Jeremy Steig Quartet
Flute Fever, Columbia LP CS 8936 (originally released 1963)
When this ferocious album came out, it introduced not one but
two great jazz players, Jeremy Steig on flute and Denny Zeitlin
on piano. Steig was just twenty when the recording was made, and
Zeitlin was a few months away from completing medical school.
Together with Ben Tucker on bass and Ben Riley on drums they made
a high-energy album that remains a landmark of both their careers
over thirty years later. Produced by the mythic John Hammond,
the album disappeared soon after it was issued and has never been
Steig, the son of New Yorker cartoonist and children's book author
William Steig, was injured in a motorcycle accident that left
him paralyzed on one side. He plays the flute with the assistance
of a special mouthpiece, and had a style (on this album at least)
like no one else except possibly Rahsaan Roland Kirk. Jazz flute
usually cannot hold its own in intensity with other front line
instruments. But Steig uses key-tapping, over-blowing, unison
humming (yelling, more like) and tongue-slapping to extract every
ounce of energy from the instrument. Yet, for the most part, he
avoids the upper register extremes, so we are spared ear-piercing
While clearly inspired by Bill Evans, Zeitlin is a strong two-handed
pianist with an original harmonic sense and superb "ears"
as an accompanist. He has a dual career as psychiatrist and musician.
If he listens to his patients as closely as he does his jazz mates,
he's probably a helluva psychiatrist.
The album features jazz tunes by Sonny Rollins ("Oleo"
and "Blue Seven"), Thelonious Monk ("Well, You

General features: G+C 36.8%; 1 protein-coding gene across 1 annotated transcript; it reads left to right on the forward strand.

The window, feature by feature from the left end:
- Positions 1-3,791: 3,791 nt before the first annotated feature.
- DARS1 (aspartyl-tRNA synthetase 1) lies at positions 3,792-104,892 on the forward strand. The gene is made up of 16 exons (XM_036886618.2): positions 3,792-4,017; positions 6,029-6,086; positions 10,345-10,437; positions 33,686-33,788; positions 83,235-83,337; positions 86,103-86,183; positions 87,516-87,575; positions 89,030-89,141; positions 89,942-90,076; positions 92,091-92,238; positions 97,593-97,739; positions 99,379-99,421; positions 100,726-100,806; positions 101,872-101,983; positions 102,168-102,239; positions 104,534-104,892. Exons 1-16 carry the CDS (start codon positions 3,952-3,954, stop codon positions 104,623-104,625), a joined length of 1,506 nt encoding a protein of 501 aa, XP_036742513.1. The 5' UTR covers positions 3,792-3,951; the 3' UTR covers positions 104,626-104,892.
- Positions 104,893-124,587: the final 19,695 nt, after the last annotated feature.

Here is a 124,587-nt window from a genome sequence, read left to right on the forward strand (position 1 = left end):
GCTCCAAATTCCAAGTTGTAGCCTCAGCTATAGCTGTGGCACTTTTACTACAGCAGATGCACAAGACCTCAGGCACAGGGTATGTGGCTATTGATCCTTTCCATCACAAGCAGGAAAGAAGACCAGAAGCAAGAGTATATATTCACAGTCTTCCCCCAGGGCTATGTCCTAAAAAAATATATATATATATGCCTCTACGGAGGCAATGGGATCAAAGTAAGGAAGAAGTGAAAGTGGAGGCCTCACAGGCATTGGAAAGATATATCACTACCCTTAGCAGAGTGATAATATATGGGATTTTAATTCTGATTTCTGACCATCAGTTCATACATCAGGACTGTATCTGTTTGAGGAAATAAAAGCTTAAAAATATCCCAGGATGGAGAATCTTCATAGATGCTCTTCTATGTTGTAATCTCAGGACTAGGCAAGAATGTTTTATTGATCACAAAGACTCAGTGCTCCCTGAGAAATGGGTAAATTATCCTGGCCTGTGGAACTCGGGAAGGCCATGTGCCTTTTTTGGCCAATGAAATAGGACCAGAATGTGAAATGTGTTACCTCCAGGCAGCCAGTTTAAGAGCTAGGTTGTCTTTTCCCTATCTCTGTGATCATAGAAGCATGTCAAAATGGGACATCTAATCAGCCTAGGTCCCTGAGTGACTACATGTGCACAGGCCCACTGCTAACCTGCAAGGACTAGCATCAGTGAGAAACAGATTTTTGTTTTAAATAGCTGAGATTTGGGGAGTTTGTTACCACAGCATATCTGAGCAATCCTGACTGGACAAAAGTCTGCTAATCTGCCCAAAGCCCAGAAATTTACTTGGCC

Needn't") and Miles Davis ("So What") as well as
three popular standards, "Lover Man," "What Is
This Thing Called Love?" and "Willow, Weep for Me."
Uptempo pieces such as "Oleo" show off best what was
special about this album. According to the liner notes, "Oleo"
was a last-minute addition to the album, recorded in one take.
These guys must have played the tune before, though, because they
track each other almost telepathically. The first half is mostly
Steig playing the tune then soloing with amazing ferocity over
Tucker's walking bass. Zeitlin and Riley join in and everyone
improvises simultaneously. Zeitlin takes a really great solo,
like Bill Evans in his "hottest" mood, but with more
variety than Evans usually showed. Finally, there is a brief restatement
of the theme by Steig and Tucker, and out.
That's pretty representative of the album. Structurally, there
is nothing very unusual: your usual mainstream jazz approach of
statement, solos, restatement. What sets the album apart is the
level of co-improvising, especially between Steig and Zeitlin,
and the emphasis on emotion. Much of it feels very "free"
in a manner that is familiar to fans of today's jazz but was quite
new in 1963, especially when applied to standards. Steig in particular
was more concerned with emotion and energy than with following
the chord changes religiously. (In fact, he was criticized when
the album was released for not knowing the changes. He did, but
that wasn't the point.)
This is evident even on a ballad like "Willow," where
Steig utilizes audible breathing and other extended techniques,
so that this is not your usual pretty flute ballad by a long shot.
You feel that Steig is straining at the restrictions of the ballad,
about to break loose at any time. (The ballads were probably producer
Hammond's choice, not Steig's.) Then Zeitlin takes an achingly
beautiful solo, staying close to the melody. The tension makes
the whole performance memorable.
The sound is good but not great. The flute is right up front,
the bass right behind, piano on the left and drums on the right.
It's an early Columbia multi-track recording, and the instruments
have a certain unnatural "separateness" to them, but
everything is very clear, with Steig's flute sounds well captured.
Since this album, both Steig and Zeitlin have had comfortable
careers. Steig went on to form Jeremy and the Satyrs, a seminal
1970s jazz-rock band, and has explored electronics and "world"
music. Zeitlin has recorded and performed regularly, while keeping
up his psychiatric practice. But neither has recorded anything
that tops this debut. It is long overdue for re-release. --Glenn Brooks